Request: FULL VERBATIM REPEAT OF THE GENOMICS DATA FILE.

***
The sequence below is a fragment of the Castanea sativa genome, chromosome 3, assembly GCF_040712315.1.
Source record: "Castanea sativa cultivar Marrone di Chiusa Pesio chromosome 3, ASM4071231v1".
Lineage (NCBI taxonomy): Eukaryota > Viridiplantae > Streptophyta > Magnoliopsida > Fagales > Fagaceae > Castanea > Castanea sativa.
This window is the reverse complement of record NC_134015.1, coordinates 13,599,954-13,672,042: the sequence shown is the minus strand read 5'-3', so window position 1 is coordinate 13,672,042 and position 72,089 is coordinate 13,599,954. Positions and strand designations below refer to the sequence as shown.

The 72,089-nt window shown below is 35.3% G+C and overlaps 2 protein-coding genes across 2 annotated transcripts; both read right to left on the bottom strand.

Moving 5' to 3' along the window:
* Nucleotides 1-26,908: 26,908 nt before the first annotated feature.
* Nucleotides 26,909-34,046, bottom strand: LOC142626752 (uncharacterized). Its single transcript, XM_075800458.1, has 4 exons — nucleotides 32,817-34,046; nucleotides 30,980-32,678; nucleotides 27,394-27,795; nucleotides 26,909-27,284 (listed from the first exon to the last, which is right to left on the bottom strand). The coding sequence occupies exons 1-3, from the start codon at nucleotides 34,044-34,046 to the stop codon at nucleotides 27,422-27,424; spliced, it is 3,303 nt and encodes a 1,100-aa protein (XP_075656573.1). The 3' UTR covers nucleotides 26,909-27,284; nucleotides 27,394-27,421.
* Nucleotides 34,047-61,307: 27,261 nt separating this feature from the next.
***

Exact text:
The sequence below is a fragment of the Castanea sativa genome, chromosome 3, assembly GCF_040712315.1.
Source record: "Castanea sativa cultivar Marrone di Chiusa Pesio chromosome 3, ASM4071231v1".
Lineage (NCBI taxonomy): Eukaryota > Viridiplantae > Streptophyta > Magnoliopsida > Fagales > Fagaceae > Castanea > Castanea sativa.
This window is the reverse complement of record NC_134015.1, coordinates 13,599,954-13,672,042: the sequence shown is the minus strand read 5'-3', so window position 1 is coordinate 13,672,042 and position 72,089 is coordinate 13,599,954. Positions and strand designations below refer to the sequence as shown.

The 72,089-nt window shown below is 35.3% G+C and overlaps 2 protein-coding genes across 2 annotated transcripts; both read right to left on the bottom strand.

Moving 5' to 3' along the window:
* Nucleotides 1-26,908: 26,908 nt before the first annotated feature.
* Nucleotides 26,909-34,046, bottom strand: LOC142626752 (uncharacterized). Its single transcript, XM_075800458.1, has 4 exons — nucleotides 32,817-34,046; nucleotides 30,980-32,678; nucleotides 27,394-27,795; nucleotides 26,909-27,284 (listed from the first exon to the last, which is right to left on the bottom strand). The coding sequence occupies exons 1-3, from the start codon at nucleotides 34,044-34,046 to the stop codon at nucleotides 27,422-27,424; spliced, it is 3,303 nt and encodes a 1,100-aa protein (XP_075656573.1). The 3' UTR covers nucleotides 26,909-27,284; nucleotides 27,394-27,421.
* Nucleotides 34,047-61,307: 27,261 nt separating this feature from the next.